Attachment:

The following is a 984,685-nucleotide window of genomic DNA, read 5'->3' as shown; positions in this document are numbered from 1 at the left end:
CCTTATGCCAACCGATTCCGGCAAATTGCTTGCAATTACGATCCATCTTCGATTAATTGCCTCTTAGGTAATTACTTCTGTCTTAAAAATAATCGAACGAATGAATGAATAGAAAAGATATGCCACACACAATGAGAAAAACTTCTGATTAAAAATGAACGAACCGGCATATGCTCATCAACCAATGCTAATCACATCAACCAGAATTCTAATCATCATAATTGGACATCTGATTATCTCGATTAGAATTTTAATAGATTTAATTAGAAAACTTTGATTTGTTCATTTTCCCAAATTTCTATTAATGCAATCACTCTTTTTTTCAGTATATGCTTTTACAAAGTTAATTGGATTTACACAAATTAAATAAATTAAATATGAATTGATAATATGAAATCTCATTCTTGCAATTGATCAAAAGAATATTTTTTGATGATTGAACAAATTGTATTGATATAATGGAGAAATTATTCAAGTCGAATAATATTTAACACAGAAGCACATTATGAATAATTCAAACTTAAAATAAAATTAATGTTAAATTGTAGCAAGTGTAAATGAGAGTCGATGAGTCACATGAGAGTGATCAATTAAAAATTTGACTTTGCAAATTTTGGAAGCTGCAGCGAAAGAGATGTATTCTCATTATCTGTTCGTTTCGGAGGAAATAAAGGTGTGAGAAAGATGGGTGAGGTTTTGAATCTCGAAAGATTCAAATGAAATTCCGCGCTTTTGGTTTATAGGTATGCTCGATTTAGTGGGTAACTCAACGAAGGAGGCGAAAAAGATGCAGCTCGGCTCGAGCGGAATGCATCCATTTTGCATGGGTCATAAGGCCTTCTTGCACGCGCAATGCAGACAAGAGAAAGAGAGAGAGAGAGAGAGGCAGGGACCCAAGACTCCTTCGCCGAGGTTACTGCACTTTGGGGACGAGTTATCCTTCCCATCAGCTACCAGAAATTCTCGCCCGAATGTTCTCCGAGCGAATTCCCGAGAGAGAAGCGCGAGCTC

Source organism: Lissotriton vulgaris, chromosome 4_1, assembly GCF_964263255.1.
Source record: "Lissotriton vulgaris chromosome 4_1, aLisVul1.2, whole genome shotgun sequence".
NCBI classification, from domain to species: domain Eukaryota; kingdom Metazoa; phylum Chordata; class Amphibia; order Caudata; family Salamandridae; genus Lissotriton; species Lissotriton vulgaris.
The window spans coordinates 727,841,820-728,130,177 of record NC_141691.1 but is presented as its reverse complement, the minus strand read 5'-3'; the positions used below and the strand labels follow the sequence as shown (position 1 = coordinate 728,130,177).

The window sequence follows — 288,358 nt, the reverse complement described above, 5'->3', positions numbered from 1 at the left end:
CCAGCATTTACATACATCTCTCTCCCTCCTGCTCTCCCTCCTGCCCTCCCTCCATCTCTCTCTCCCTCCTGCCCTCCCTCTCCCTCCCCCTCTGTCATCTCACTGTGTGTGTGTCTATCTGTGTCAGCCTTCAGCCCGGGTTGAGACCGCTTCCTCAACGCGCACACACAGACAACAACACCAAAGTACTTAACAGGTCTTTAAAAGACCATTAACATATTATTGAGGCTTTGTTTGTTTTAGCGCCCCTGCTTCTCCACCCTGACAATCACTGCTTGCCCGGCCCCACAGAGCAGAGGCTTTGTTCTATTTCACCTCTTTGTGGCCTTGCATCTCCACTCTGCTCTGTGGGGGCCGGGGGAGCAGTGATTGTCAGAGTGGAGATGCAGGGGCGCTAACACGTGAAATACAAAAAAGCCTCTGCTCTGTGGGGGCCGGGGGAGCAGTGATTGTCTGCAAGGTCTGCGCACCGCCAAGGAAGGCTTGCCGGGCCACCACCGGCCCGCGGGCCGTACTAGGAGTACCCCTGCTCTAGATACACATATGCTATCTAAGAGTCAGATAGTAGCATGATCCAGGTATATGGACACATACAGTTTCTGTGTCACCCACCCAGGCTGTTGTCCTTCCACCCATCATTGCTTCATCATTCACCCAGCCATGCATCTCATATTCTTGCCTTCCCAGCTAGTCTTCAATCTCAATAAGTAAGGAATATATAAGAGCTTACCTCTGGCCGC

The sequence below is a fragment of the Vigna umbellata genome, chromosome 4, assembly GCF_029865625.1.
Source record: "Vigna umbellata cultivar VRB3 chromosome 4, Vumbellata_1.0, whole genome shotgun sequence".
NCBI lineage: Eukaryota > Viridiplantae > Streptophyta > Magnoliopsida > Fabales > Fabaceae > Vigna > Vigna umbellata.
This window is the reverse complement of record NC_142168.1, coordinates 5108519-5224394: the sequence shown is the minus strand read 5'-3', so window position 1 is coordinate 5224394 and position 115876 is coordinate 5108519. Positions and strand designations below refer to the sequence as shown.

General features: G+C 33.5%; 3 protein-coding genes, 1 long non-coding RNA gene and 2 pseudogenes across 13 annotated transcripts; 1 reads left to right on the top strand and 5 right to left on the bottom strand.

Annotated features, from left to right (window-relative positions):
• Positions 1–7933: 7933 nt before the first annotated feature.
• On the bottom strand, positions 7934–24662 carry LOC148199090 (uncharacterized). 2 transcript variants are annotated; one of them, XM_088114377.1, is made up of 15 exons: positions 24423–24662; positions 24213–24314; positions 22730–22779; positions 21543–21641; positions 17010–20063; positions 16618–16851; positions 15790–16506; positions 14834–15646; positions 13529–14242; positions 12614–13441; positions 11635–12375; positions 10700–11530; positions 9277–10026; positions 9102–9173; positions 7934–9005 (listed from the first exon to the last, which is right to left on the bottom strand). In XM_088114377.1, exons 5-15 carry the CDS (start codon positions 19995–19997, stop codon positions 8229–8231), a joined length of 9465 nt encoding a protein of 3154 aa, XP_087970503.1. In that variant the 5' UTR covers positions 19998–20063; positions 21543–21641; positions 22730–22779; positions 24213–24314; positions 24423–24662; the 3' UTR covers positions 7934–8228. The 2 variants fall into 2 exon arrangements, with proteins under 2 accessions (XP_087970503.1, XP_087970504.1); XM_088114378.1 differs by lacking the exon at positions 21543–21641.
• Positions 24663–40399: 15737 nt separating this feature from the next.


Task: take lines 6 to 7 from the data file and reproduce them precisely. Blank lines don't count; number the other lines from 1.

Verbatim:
The window spans coordinates 727,841,820-728,130,177 of record NC_141691.1 but is presented as its reverse complement, the minus strand read 5'-3'; the positions used below and the strand labels follow the sequence as shown (position 1 = coordinate 728,130,177).

The window sequence follows — 288,358 nt, the reverse complement described above, 5'->3', positions numbered from 1 at the left end: